The Pandemic’s Over for Big Banks. Now Comes the Hard Part. – The Wall Street Journal

Banks are moving past the pandemic that sent quarterly profits on a wild ride. That is drawing attention to their weak spots.

America’s biggest banks report third-quarter earnings this week, starting with JPMorgan Chase JPM 0.08% & Co. on Wednesday. Analysts expect banks in the S&P 500 to report aggregate profits of about $31 billion, up about 20% from a year ago but down 20% from the second quarter, according to FactSet. Profits are expected to hold steady in the fourth quarter.

The profit plateau follows a manic 18 months. Banks spent much of 2020 stockpiling tens of billions of dollars to prepare for losses on consumer and commercial loans, which sent their profits down sharply. The improving economy allowed banks to free up most of those loan-loss reserves. Profits rose.

Those pandemic blips concealed lackluster growth in banks’ lending business and temporarily swelled trading revenue. Analysts are trying to figure out what the new normal looks like.

Bank stocks have been among the year’s best performers, but their hot streak has cooled. The KBW Nasdaq Bank Index, up nearly 40% this year, barely budged in the third quarter.

Here are a few things to look for in bank earnings this week.

Loan Growth

The U.S. government’s efforts to keep the economy afloat during the pandemic left individuals and businesses flush with cash. That means they aren’t borrowing.

Total loans at U.S. banks are up just 1% since the end of June, according to Federal Reserve data.

Last quarter, bank executives said increased credit-card spending, especially on travel and dining, would fuel loan growth. Instead, customers are paying off their balances and businesses aren’t drawing down loans, executives have said at recent conferences. Hopes are now resting on the coming holiday season.

“Though loan growth has been slow to recover, we believe that we have reached the inflection point,” Goldman Sachs bank analysts wrote.

Interest Rates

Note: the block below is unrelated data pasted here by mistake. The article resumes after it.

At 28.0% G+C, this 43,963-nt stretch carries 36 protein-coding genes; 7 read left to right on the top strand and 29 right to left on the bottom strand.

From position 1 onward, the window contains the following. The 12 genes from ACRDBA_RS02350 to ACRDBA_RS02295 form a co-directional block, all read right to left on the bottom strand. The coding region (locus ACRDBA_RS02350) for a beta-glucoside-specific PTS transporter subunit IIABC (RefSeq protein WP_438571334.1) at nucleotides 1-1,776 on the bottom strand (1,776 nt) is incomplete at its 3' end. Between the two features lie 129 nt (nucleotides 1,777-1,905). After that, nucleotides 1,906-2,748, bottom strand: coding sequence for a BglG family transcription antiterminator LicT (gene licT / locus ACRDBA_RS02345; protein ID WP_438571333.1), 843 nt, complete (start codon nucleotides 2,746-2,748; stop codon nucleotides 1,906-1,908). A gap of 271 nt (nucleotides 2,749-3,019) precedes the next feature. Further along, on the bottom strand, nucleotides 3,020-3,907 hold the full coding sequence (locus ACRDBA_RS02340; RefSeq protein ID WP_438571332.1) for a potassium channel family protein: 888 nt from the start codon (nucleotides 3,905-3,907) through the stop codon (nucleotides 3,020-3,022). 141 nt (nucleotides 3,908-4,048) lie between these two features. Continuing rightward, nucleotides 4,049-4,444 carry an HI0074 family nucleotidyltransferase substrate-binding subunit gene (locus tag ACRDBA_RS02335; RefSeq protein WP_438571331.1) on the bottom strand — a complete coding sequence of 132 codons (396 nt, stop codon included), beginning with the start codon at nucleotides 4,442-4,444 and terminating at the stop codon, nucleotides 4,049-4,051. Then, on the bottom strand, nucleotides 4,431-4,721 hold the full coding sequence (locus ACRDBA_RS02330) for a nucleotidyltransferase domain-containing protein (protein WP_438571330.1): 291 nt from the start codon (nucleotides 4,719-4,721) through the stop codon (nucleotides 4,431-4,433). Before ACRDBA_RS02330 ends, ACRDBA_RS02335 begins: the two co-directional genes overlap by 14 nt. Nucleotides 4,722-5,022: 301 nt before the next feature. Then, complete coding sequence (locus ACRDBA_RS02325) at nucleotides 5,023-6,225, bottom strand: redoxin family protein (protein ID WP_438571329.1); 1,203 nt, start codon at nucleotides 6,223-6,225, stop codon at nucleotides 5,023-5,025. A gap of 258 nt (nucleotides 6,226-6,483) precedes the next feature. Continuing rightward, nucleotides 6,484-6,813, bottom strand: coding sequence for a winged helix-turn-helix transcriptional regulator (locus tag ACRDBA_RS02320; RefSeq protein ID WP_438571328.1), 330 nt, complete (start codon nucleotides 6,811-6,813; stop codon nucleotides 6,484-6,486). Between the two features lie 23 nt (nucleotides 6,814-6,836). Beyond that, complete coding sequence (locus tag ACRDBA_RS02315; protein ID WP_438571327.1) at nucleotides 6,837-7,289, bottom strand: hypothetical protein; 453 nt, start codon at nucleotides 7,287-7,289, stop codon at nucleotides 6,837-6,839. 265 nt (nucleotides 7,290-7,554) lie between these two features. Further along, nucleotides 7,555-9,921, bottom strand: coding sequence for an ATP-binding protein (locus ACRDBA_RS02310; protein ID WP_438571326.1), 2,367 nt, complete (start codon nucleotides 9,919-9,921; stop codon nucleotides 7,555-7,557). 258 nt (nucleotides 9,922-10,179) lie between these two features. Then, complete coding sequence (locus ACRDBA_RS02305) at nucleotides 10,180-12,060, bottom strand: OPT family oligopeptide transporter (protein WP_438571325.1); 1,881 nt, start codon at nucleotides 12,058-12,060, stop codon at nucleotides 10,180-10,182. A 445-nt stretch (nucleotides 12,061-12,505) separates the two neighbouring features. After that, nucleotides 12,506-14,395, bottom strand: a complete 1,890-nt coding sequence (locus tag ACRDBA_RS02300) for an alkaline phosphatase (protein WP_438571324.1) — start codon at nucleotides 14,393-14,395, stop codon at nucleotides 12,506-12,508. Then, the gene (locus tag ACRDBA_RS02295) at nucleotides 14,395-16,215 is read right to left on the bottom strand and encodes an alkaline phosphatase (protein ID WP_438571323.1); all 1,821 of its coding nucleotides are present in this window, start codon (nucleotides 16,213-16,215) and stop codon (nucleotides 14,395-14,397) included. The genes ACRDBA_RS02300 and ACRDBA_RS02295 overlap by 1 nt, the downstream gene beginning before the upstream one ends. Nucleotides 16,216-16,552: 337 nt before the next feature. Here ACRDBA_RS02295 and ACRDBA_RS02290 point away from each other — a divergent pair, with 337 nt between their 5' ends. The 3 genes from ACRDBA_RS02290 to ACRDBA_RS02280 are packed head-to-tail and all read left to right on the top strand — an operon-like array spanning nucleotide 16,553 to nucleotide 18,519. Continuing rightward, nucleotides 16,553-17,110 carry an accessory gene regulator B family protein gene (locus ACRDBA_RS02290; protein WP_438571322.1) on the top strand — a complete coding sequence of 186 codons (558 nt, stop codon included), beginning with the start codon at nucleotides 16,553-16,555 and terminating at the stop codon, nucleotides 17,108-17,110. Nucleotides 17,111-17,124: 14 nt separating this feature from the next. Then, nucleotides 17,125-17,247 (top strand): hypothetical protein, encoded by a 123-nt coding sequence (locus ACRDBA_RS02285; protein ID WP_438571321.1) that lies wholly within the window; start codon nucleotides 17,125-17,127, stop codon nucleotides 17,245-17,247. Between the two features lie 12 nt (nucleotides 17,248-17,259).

The Federal Reserve has kept interest rates near zero, depressing banks’ lending profits.

Net interest margin, the amount banks make on lending minus what they pay on deposits, fell again in the second quarter, plumbing a new low, according to the Federal Deposit Insurance Corp.

Analysts aren’t predicting much of an improvement in the third quarter. At the four biggest banks—JPMorgan, Bank of America Corp. BAC 0.50% , Citigroup Inc. C 0.22% and Wells Fargo & Co. WFC 0.50% —analysts expect both lending profits and margins to remain flat for the fifth straight quarter.

The Fed isn’t likely to raise rates until next year. Bank executives can expect to face questions about how much they can make when rates increase, and what will happen if the Fed doesn’t move as expected.


Frenetic trading activity has been a bright spot for Wall Street since Covid-19 tore through the economy, but it is fading.

Stock-trading revenue is still above pre-pandemic levels, bank executives have said at recent conferences, but fixed-income revenue is expected to tumble.

Deutsche Bank analysts projected a 5% increase in markets revenue among banks it covers, with a 14% increase in equities trading. They expect a 20% drop in fixed-income, currencies and commodities revenue.

Investment Banking

Still, one big business is booming: investment banking. Global mergers are on a record pace and underwriting volumes are high, particularly for initial public offerings and high-yield bonds.

Jefferies Financial Group Inc.’s fiscal third-quarter results, released Sept. 30, offer a glimpse of the environment bigger rivals are seeing. The firm’s investment-banking fees doubled, hitting a record. Chief Executive Richard Handler said Jefferies’s backlog of potential deals was as big as it has ever been.

JPMorgan Chase kicks off earnings season for large U.S. banks on Wednesday.

Photo: Gabby Jones for The Wall Street Journal

Write to David Benoit at

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